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David Gray's enjoying back end of latest album cycle
David Gray is viewing his summer tour with Amos Lee as "a celebratory chapter with which to close the 'Mutineers' book."
The British troubadour is talking about "Mutineers," his 10th studio album which came out a year ago to a No. 15 debut on the Billboard 200 and Top 10 bow in the U.K. Gray is still happy with what he created, but he's particularly looking forward to what he'll be doing with the music on the road this time out.
"It's a very different lineup than the (original) 'Mutineers' tour," Gray, 47, says by phone from Maine during rehearsals for the tour. He's pared his band down from eight musicians to five, which he says will make the performances "looser, slightly rawer. I think that's how it should feel for a summer tour with the sun shining and people coming out on a summer's evening. It's going to be a really energized, joyous thing."
Gray acknowledges that he "would've like to have sold more" copies of "Mutineers," but he's been happy with the way it's been received. "The fans have been very positive -- and critics alike," he notes. "We've played a lot of wonderful shows, too. It's funny; when you put something you're looking at 12, 18 months in front of you and it feels like you're staring up a mountain, but when you get to this last bit it's like you're freewheeling down the hill. There's definitely a real 'woo-hoo!' coming out of the Gray mouth now."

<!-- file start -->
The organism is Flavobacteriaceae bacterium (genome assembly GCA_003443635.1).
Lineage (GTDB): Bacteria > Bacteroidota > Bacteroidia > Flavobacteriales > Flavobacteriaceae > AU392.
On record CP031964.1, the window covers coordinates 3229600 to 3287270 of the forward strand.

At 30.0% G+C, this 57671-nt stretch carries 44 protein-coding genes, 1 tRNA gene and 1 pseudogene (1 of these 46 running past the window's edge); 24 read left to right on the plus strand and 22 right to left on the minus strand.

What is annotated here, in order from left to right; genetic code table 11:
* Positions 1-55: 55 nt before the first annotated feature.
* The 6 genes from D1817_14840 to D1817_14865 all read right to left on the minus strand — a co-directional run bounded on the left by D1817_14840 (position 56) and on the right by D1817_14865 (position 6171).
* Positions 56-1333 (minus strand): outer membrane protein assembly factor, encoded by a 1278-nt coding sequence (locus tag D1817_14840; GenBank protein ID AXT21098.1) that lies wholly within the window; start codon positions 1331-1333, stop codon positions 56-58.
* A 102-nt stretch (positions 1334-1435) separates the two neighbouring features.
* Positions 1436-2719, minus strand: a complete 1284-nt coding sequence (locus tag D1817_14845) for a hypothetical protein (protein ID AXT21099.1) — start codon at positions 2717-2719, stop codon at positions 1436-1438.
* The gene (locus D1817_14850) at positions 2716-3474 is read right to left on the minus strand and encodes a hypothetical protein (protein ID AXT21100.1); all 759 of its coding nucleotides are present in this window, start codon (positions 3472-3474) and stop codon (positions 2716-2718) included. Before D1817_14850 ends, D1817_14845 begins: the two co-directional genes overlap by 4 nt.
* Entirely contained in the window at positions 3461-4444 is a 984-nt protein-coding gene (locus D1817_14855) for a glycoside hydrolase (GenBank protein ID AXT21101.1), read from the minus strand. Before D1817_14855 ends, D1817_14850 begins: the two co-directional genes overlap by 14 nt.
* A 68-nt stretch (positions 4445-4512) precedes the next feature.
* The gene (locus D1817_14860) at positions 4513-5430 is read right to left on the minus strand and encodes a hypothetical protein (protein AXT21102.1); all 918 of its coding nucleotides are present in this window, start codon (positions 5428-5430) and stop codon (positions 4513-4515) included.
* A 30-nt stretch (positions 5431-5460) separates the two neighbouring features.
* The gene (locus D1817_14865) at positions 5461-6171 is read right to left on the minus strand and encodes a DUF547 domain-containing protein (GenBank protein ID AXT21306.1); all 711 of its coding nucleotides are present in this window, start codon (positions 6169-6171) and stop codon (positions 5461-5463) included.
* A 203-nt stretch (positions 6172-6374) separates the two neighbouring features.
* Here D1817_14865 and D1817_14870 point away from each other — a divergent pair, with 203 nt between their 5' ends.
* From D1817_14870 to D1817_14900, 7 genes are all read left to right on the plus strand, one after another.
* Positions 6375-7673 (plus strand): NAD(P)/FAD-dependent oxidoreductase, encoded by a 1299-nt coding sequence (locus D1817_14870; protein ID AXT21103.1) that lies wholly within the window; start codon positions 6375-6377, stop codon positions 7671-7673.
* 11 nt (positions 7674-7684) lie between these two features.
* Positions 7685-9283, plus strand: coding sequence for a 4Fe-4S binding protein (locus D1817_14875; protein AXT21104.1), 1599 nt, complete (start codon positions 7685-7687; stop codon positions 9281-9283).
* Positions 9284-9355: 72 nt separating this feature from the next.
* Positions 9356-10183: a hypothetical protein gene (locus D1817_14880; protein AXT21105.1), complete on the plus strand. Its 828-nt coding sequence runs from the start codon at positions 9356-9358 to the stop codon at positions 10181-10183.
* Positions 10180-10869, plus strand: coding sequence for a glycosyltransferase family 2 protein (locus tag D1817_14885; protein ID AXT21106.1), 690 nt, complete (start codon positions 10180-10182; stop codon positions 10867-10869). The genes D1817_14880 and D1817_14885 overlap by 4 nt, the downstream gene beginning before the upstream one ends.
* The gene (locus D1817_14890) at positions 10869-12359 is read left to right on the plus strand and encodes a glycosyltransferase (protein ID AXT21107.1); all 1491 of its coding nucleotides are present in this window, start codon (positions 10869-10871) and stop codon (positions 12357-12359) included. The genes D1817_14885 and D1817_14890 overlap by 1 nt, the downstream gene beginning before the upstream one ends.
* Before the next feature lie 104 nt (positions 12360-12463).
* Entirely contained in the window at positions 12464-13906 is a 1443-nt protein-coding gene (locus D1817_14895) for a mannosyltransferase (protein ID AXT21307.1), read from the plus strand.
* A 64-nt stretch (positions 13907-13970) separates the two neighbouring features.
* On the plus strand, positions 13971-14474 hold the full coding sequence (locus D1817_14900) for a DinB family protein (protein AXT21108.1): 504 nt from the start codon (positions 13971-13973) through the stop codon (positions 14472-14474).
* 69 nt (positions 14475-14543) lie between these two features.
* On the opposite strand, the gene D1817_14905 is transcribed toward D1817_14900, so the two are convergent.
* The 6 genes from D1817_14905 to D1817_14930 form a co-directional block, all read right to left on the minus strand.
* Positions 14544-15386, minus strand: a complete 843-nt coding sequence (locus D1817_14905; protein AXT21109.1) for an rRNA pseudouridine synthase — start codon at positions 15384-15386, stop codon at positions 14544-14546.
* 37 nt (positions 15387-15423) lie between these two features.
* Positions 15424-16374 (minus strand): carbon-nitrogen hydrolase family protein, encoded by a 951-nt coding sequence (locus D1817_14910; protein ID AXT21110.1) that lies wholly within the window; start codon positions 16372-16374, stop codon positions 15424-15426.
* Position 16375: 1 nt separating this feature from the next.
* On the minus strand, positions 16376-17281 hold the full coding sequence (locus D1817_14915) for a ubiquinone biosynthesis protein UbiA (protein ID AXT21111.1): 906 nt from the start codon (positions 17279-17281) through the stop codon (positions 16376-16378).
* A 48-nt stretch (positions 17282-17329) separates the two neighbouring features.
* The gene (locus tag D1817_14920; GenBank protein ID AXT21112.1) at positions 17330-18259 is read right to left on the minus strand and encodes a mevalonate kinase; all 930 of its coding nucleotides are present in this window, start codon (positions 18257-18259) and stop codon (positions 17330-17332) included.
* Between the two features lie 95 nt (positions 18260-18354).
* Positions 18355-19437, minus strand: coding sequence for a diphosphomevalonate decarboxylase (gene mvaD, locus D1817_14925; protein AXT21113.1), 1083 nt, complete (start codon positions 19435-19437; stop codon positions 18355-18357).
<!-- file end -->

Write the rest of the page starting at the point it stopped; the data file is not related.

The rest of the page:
So what's next? Gray reveals that he's "at another crossroads" creatively and will be "taking a different approach" in the studio -- though he's loathe to talk about specifics.
"I would sound like some floundering, pretentious idiot if I explained it in any detail," he says with a laugh. "There were forks in the road that were taking in the making of 'Mutineers,' a lot of them the paths less taken, an that's the way my imagination is tending as I move forward. I'm interested in more esoteric areas.
"So I'm making copious amounts of notes and I'm going to try to leave it wide open and pursue ideas in a non-narrative way rather than sitting down to write songs. I want to leave the space wide open so there's nothing there and everything has to happen in the moment in the studio. It's scary, but it's very exciting at the same time so we'll see how it turns out."
David Gray, Amos Lee and Rachael Yamagata
7 p.m. Monday, June 22.
Meadow Brook Music Festival on the campus of Oakland University, Rochester Hills.
Tickets are $49.50 and $39.50 pavilion, $25 lawn.
Call 248-377-0100 or visit www.palacenet.com.
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